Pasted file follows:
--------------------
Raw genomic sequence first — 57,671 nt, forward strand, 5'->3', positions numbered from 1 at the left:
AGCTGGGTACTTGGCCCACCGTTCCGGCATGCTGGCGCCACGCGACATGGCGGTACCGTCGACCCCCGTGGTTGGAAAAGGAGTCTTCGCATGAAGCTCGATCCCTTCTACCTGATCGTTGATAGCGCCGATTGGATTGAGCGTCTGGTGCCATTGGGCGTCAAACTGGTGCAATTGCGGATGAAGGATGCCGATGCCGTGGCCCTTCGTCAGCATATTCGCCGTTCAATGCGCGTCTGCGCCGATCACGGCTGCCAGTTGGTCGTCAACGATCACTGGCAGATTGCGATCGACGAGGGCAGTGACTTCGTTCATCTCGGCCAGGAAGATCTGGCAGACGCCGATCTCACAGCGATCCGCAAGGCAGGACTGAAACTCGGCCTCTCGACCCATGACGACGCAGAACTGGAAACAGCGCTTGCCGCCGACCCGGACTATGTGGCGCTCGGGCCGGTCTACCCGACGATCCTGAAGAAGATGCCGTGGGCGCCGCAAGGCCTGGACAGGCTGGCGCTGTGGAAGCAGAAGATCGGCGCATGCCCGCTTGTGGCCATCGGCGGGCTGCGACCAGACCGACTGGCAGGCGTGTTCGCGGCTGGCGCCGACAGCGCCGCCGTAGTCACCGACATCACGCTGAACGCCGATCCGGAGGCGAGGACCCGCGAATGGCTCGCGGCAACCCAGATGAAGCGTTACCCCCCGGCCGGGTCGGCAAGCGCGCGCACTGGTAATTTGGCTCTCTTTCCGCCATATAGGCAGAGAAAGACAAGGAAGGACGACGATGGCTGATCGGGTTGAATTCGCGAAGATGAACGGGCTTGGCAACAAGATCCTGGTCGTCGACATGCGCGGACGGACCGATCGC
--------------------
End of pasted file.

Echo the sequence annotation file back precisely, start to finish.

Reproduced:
Raw genomic sequence first — 57,671 nt, forward strand, 5'->3', positions numbered from 1 at the left:
AGCTGGGTACTTGGCCCACCGTTCCGGCATGCTGGCGCCACGCGACATGGCGGTACCGTCGACCCCCGTGGTTGGAAAAGGAGTCTTCGCATGAAGCTCGATCCCTTCTACCTGATCGTTGATAGCGCCGATTGGATTGAGCGTCTGGTGCCATTGGGCGTCAAACTGGTGCAATTGCGGATGAAGGATGCCGATGCCGTGGCCCTTCGTCAGCATATTCGCCGTTCAATGCGCGTCTGCGCCGATCACGGCTGCCAGTTGGTCGTCAACGATCACTGGCAGATTGCGATCGACGAGGGCAGTGACTTCGTTCATCTCGGCCAGGAAGATCTGGCAGACGCCGATCTCACAGCGATCCGCAAGGCAGGACTGAAACTCGGCCTCTCGACCCATGACGACGCAGAACTGGAAACAGCGCTTGCCGCCGACCCGGACTATGTGGCGCTCGGGCCGGTCTACCCGACGATCCTGAAGAAGATGCCGTGGGCGCCGCAAGGCCTGGACAGGCTGGCGCTGTGGAAGCAGAAGATCGGCGCATGCCCGCTTGTGGCCATCGGCGGGCTGCGACCAGACCGACTGGCAGGCGTGTTCGCGGCTGGCGCCGACAGCGCCGCCGTAGTCACCGACATCACGCTGAACGCCGATCCGGAGGCGAGGACCCGCGAATGGCTCGCGGCAACCCAGATGAAGCGTTACCCCCCGGCCGGGTCGGCAAGCGCGCGCACTGGTAATTTGGCTCTCTTTCCGCCATATAGGCAGAGAAAGACAAGGAAGGACGACGATGGCTGATCGGGTTGAATTCGCGAAGATGAACGGGCTTGGCAACAAGATCCTGGTCGTCGACATGCGCGGACGGACCGATCGC